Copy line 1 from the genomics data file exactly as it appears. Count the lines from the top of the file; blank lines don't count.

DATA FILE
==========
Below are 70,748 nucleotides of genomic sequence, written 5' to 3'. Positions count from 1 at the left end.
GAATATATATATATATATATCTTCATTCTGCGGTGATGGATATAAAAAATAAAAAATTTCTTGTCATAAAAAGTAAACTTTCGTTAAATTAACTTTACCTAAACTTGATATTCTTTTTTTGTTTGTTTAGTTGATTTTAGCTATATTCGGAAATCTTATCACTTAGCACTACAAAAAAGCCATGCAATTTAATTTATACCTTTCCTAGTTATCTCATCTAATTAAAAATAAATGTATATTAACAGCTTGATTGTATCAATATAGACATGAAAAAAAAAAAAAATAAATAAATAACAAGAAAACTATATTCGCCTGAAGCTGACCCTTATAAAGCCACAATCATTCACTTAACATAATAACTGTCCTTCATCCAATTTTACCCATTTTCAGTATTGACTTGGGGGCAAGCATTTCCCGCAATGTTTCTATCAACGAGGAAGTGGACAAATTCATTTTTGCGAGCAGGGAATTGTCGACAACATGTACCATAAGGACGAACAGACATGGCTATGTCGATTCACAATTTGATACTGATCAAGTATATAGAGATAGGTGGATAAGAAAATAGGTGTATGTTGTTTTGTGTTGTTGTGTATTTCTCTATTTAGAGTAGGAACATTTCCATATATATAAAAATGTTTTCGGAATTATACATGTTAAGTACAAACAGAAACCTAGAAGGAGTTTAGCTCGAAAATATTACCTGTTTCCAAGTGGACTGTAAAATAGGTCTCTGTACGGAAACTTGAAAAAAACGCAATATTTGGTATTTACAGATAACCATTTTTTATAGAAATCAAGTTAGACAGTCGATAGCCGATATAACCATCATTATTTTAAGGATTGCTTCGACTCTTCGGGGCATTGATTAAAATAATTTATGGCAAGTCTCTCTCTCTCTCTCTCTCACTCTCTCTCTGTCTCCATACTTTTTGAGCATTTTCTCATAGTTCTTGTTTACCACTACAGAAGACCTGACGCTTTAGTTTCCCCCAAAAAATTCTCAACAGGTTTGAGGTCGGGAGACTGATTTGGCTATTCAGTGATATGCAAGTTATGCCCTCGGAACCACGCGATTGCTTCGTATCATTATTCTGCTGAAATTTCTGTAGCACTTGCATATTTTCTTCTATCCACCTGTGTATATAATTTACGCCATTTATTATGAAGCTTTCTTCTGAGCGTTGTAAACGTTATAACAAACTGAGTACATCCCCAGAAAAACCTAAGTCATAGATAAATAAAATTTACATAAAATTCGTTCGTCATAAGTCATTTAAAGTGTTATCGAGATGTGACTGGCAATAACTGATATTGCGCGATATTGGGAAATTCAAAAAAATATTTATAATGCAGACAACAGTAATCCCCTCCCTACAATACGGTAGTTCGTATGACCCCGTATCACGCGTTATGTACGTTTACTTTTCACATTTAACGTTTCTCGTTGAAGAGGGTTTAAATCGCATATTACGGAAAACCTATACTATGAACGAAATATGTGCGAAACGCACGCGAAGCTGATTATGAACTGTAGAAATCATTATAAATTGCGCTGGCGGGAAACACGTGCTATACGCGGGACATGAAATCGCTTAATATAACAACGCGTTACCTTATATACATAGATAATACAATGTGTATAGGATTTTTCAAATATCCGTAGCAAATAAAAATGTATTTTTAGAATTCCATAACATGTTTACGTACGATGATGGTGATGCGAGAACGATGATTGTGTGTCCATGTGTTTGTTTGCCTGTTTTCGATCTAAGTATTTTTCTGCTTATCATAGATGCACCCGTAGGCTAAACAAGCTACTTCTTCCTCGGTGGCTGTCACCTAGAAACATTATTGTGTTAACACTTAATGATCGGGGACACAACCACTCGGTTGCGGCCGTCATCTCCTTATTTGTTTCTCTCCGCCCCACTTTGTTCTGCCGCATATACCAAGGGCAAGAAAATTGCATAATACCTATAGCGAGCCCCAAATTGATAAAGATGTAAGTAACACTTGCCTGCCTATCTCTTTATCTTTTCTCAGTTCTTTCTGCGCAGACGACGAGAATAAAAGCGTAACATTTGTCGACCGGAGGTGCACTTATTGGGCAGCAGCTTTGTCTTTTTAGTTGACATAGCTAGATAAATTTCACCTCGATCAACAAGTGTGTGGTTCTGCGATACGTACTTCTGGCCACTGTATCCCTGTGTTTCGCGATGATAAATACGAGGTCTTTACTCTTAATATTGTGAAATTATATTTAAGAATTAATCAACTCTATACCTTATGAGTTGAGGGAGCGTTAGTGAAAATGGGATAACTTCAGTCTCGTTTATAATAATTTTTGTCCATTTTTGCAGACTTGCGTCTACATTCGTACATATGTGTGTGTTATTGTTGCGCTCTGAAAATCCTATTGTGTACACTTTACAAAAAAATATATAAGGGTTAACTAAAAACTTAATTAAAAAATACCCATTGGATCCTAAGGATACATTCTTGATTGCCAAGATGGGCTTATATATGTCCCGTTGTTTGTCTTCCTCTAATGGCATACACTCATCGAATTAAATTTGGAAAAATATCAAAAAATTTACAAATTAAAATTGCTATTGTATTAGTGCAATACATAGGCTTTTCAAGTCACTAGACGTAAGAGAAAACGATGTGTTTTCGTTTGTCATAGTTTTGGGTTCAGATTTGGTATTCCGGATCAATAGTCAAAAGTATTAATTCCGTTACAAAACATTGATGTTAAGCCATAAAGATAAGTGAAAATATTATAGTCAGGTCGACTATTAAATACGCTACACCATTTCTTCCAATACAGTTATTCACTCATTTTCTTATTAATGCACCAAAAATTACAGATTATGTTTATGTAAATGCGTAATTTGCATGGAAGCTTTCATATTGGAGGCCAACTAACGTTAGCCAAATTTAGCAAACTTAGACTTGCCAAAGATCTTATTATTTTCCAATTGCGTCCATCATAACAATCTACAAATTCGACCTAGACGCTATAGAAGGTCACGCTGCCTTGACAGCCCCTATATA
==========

Below are 70,748 nucleotides of genomic sequence, written 5' to 3'. Positions count from 1 at the left end.